The many lives of E. Mervyn Taylor’s mural Te Ika-a-Maui

Te Ika-a-Maui in Takakpuna Library.

The NZ Post Office commissioned Te Ika-a-Maui in 1961 as part of a nationwide celebration of the new Commonwealth Pacific Telephone Cable (COMPAC) - which was going to triple the country’s capacity for international calls. A cable terminal was built in Akoranga Drive, Northcote. Te Ika-a-Maui was installed in the foyer and open for the public to view. A COMPAC press release stated “Being in ceramic tile, the mural which is one of Mervyn Taylor’s outstanding works, will be assured of the permanency it undoubtedly deserves.” The mural appeared in newspapers around the country, and in the souvenir booklet Voices Through The Deep, which noted it was the focal point of the terminal’s entrance vestibule. E. Mervyn Taylor felt there was an analogy between the ‘fishing up’ of the North Island by Māui, and its modern counterpart, this new cable that would draw New Zealand out of the Pacific into the telephone systems of the world. 

However, the permanency forecast in the press release did not eventuate. In the late 1980s the Post Office was divided into three enterprises and a few years later one of these, Telecom, was sold to USA-based businesses Bell Atlantic and Ameritech. A high-security fence was installed around the Northcote terminal complex, sealing off public access to Te Ika-a-Maui. Over time, the ceramic tiles began falling off the wall. At some point in the 1980s the mural was taken down, stored in cardboard boxes, and forgotten for around 30 years.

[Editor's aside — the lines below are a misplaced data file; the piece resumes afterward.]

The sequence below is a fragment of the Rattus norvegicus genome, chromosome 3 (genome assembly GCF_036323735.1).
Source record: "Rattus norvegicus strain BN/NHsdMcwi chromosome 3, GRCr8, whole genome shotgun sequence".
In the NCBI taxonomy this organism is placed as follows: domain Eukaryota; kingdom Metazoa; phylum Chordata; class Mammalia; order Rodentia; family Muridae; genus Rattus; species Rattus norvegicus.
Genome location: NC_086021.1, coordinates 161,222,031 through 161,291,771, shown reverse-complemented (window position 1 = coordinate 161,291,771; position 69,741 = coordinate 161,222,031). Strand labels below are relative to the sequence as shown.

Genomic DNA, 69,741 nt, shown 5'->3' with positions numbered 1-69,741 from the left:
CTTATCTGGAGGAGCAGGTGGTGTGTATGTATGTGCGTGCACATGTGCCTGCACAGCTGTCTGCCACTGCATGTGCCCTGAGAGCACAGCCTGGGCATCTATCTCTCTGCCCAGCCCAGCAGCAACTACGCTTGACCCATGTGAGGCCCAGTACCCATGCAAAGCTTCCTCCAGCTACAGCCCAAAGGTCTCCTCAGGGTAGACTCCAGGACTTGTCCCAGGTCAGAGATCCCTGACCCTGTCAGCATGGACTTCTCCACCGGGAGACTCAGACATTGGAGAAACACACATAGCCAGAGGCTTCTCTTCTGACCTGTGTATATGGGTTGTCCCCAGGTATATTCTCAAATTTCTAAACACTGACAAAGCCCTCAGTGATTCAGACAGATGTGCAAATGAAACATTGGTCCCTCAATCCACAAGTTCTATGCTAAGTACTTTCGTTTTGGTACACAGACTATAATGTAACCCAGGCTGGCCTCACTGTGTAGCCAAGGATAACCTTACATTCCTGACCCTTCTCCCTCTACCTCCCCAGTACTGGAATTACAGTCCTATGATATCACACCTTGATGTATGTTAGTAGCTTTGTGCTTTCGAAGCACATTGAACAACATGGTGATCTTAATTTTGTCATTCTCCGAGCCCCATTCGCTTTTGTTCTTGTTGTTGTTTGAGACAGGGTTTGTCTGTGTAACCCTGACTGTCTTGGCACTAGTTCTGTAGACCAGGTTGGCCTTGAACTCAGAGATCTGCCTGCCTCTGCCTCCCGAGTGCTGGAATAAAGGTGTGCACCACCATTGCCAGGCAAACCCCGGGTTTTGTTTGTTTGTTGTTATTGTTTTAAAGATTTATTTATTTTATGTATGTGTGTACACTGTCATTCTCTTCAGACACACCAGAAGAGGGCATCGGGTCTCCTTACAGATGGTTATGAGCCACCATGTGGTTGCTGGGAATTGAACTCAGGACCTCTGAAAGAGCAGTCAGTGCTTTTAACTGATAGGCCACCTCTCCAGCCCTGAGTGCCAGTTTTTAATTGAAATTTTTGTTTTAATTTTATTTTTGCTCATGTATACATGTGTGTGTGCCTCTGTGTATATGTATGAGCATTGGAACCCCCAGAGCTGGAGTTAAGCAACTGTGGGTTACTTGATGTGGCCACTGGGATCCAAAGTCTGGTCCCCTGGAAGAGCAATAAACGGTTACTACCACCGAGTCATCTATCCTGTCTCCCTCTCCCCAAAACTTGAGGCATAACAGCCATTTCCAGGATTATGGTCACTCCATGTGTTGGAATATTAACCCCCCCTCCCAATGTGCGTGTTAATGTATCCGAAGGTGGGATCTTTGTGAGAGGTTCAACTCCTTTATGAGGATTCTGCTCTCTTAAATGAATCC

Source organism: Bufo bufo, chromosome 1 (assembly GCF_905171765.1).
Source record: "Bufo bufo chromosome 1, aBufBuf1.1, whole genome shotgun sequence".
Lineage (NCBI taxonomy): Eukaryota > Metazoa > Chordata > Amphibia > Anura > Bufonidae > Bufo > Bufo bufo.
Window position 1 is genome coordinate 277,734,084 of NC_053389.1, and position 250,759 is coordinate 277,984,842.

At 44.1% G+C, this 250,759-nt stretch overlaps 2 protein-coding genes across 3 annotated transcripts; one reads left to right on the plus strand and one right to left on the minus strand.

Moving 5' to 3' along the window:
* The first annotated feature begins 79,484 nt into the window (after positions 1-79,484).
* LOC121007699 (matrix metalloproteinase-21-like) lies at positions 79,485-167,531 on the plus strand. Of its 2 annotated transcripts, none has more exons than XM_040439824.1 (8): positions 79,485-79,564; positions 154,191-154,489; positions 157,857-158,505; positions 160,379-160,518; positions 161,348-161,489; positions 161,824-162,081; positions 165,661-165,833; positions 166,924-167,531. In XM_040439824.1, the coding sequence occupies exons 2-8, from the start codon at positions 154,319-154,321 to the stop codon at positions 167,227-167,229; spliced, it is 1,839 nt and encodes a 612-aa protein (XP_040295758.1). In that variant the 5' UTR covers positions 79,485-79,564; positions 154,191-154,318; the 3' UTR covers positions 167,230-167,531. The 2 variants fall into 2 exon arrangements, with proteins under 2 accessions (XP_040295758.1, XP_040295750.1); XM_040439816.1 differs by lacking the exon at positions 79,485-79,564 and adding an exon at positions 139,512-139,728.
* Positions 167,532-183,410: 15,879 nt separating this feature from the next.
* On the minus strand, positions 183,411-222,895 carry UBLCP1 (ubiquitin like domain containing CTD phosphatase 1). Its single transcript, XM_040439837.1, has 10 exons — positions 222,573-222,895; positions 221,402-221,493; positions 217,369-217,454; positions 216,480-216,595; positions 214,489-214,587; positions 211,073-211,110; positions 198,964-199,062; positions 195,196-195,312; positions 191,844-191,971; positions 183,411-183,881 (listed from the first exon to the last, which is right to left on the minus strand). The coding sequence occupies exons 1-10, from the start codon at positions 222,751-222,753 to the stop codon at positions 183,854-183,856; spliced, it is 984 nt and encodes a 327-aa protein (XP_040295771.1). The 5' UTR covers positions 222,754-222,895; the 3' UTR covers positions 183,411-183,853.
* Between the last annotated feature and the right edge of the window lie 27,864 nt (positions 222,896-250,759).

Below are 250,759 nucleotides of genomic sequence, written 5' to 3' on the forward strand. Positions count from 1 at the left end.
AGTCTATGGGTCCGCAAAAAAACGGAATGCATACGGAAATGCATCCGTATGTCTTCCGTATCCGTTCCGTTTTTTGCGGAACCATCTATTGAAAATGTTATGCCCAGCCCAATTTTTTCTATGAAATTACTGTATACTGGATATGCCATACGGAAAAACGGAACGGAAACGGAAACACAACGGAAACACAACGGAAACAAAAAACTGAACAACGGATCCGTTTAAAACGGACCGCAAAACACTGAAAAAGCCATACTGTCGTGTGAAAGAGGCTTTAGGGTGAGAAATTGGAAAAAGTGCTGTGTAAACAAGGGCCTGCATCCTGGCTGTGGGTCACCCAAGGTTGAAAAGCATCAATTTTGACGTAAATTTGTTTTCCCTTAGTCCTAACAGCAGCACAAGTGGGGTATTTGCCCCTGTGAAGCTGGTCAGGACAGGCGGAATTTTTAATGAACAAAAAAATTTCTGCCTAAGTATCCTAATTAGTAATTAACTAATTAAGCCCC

Cable Terminal, Northcote from SEACOM (1966), NZ Post Office. Auckland Libraries Heritage Collections.

In 2014 Te Ika-a-Maui was itself fished up from those dusty cardboard boxes, and eventually rehomed in Takapuna Library, by artist Bronwyn Holloway-Smith. She had been researching the cultural aspects of the Southern Cross Cable (SX) as part of her PhD in Fine Arts, when a colleague mentioned once seeing the ceramic tile mural in Northcote. This led Holloway-Smith to the now-defunct cable building where she and the station manager found the tiles. She subsequently restored, digitised, and made a photographic reconstruction of Te Ika-a-Maui.

Holloway-Smith felt it was important for this major artwork, financed by public money, to be made available to the public again. The Spark Foundation worked with Auckland Council to find a suitable home for the work and chose Takapuna Library partly because it was on The Strand – and both the COMPAC and SX cables had been laid where The Strand reaches the beach. This has been a landing site for submarine cables since an early telegraph cable in 1912, and later COMPAC was laid there in 1962 – a technological advance that was also commemorated with Wedgewood plates, films, stamps and brochures, and a function at the Wellington Town Hall where 450 guests watched Her Majesty the Queen appear via the cable. 

Compac cable, map from Voices Through The Deep (1963), NZ Post Office. Auckland Libraries Heritage Collections.